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State rehires doctor accused of Flint water crimes to new protected position – MLive.com

FLINT, MI — The state’s chief medical executive is facing a jury trial on Flint water crisis criminal charges including involuntary manslaughter but that hasn’t prevented her from securing a new job — one that pays well and has civil service protections.

Dr. Eden Wells has been hired to fill a new position created within the Michigan Department of Health and Human Services at an annual salary of $179,672, a classified position that will afford her job protections she doesn’t currently have as chief medical executive, an unclassified — or at-will — position, a DHHS spokeswoman confirmed.

Wells was the only candidate to apply for the “advisory physician” position, which was posted for less than one week in November, according to the state.

“MDHHS determined there was a need for an advisory physician to the Population Health Administration, as we have with other administrations within the department,” spokeswoman Angela Minicuci said in an email to MLive-The Flint Journal. “The position will advise the administration on public health issues such as HIV, Hepatitis C, environmental health and more given the increasing focus on these and other public health issues in Michigan. MDHHS posted the position, and Dr. Wells was chosen for the role.”

Gov. Snyder has ‘full faith and confidence’ in Wells as criminal case advances

Wells will finish her appointment as medical executive through the remainder of the year, Minicuci said, before focusing on her new job with one of the several administrations within DHHS.

Her Dec. 2 appointment was made just five days before Genesee District Judge William Crawford bound Wells over to stand trial on charges of involuntary manslaughter, obstruction of justice and lying to a peace officer — charges related to her job performance as DHHS responded to outbreaks of Legionnaires’ disease in Genesee County during the Flint water crisis.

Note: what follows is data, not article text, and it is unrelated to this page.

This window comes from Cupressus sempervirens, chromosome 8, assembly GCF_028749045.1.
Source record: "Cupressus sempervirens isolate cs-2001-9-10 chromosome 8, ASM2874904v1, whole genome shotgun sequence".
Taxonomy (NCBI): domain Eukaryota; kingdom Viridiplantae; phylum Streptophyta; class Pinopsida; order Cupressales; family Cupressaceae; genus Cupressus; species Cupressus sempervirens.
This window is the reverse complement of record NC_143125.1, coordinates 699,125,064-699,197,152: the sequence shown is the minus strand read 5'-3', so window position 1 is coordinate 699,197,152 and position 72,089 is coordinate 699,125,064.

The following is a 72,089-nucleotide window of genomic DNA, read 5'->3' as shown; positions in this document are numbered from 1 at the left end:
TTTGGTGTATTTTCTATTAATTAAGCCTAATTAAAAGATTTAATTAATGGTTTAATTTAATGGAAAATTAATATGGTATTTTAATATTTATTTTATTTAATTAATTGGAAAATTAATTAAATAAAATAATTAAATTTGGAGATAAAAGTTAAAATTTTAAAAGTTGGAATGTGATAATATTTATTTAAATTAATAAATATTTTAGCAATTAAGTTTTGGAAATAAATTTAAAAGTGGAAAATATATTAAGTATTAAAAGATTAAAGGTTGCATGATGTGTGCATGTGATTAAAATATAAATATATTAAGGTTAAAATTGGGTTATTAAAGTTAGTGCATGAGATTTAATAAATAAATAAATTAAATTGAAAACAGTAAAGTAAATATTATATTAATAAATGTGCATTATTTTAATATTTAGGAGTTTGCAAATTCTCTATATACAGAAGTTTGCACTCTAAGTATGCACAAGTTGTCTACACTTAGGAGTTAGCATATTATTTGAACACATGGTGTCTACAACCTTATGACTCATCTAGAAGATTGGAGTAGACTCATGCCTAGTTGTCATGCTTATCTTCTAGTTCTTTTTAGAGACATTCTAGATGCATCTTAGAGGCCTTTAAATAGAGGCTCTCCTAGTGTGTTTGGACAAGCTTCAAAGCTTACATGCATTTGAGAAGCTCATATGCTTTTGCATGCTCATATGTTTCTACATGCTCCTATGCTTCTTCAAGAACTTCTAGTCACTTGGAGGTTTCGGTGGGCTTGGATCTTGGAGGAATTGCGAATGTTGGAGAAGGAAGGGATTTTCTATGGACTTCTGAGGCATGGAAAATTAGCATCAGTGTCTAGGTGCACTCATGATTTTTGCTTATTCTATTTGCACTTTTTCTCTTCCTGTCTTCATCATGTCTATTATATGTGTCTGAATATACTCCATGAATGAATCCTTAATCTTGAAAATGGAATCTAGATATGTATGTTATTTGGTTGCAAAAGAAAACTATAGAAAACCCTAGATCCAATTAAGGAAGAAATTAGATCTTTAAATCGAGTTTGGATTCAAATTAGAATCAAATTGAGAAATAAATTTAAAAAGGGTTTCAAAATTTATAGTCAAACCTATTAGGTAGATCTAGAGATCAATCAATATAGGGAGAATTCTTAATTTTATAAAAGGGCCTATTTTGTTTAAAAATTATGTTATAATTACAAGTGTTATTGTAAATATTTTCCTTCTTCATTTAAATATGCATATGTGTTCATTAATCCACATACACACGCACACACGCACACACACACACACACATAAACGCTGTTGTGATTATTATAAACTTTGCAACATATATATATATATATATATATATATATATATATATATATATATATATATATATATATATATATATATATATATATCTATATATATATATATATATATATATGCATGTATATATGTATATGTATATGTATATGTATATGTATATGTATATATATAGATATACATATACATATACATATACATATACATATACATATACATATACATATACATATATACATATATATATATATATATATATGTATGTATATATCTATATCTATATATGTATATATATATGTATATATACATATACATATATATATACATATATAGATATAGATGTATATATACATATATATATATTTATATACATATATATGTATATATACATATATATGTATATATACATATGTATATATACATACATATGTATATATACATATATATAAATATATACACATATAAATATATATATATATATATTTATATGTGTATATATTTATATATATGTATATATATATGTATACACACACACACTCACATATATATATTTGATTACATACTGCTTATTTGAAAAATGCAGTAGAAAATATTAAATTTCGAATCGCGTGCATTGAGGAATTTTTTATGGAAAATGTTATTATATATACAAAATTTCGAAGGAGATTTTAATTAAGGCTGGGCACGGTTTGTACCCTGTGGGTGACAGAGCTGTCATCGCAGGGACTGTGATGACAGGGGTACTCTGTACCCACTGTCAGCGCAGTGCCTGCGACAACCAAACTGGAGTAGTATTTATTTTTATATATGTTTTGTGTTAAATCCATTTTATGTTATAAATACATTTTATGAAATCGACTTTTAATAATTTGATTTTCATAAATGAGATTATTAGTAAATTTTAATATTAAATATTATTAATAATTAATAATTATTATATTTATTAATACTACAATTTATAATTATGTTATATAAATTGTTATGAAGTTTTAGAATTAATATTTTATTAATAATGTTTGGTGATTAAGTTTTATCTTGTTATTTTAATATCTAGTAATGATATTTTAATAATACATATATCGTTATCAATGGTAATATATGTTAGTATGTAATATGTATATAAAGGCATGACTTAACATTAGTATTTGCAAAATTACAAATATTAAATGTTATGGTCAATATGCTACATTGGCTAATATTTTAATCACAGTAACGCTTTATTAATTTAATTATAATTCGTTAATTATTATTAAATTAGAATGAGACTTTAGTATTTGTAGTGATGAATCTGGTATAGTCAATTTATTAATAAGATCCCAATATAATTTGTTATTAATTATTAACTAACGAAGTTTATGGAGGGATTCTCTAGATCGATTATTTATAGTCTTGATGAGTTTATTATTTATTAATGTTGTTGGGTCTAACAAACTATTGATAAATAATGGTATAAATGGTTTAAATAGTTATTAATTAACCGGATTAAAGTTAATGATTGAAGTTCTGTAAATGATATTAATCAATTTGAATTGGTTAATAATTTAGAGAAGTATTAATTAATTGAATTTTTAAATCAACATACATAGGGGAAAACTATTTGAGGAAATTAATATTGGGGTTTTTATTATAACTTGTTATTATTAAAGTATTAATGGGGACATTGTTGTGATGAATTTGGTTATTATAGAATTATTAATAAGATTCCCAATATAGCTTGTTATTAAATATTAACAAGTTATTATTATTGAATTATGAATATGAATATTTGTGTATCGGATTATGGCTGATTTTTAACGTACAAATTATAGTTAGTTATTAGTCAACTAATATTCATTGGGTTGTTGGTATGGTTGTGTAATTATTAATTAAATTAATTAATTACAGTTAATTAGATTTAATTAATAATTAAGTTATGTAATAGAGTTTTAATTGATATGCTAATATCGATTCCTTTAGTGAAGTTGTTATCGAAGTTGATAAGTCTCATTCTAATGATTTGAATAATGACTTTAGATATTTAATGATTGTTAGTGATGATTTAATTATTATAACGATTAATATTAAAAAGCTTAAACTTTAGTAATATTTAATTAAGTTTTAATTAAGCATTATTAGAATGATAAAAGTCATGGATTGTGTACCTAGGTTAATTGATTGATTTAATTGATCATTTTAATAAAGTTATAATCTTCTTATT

Officials at DHHS were aware of outbreaks of the disease and suspicions that the surge in cases and deaths from Legionnaires’ were related to the city’s use of Flint River water in 2014, according to testimony in preliminary examinations for Wells and other defendants who worked in state government at the time.

Despite that knowledge, no one at the agency warned the public of the outbreaks until January 2016, the same month the water crisis was recognized as a federal public health emergency.

Here’s what’s left for Flint water crisis criminal cases in 2018

Through her attorneys, Wells issued a comment to The Journal, saying she “is excited for this opportunity to continue her life’s work in public health for the people of Michigan, in collaboration with her local and state public health colleagues.”

Unlike lower level employees at DHHS and the state Department of Environmental Quality, Wells and Nick Lyon, director of DHHS, have remained on their jobs while facing criminal charges.

During that time, she has been awarded the highest individual award given by local health departments in Michigan.

Wells’ new position gives her on-the-job protections afforded to other state employees, spelling out the conditions in which she could be disciplined or dismissed as well as benefits like sick leave.

Wells wins distinguished public health award despite involuntary manslaughter charge

The shift of Wells into the new position comes as Gov. Rick Snyder is serving his final days in office. Snyder appointed Wells as the chief medical executive, but not to this new advisory physician position.

He will be replaced Jan. 1 by Governor-elect Gretchen Whitmer, who will be in the position to make her own appointment of a chief medical executive.

State Senate Minority Leader Jim Ananich, D-Flint, called the move to retain Wells “unprecedented” given the crimes she faces in Genesee Circuit Court and a “disrespect to taxpayers across the state of Michigan.”

“Why is he giving her this protection? What is he trying to hide?” Ananich said of Snyder, who did not appoint Wells to the new position. “(It) binds the hands of the next governor. I doubt anyone facing a manslaughter charge has had that happen before.”

Snyder has previously expressed strong support for Wells, saying just last week that she would remain on the job as the state’s top public health doctor at an annual salary of $184,000 and “has my full faith and confidence.”

“Dr. Eden Wells is a strong advocate for public health and has proven many times over that she cares about what happens to the residents of this state now and well into the future,” Snyder said in a statement issued by his office after Wells was bound over to stand trial on Friday, Dec. 7.

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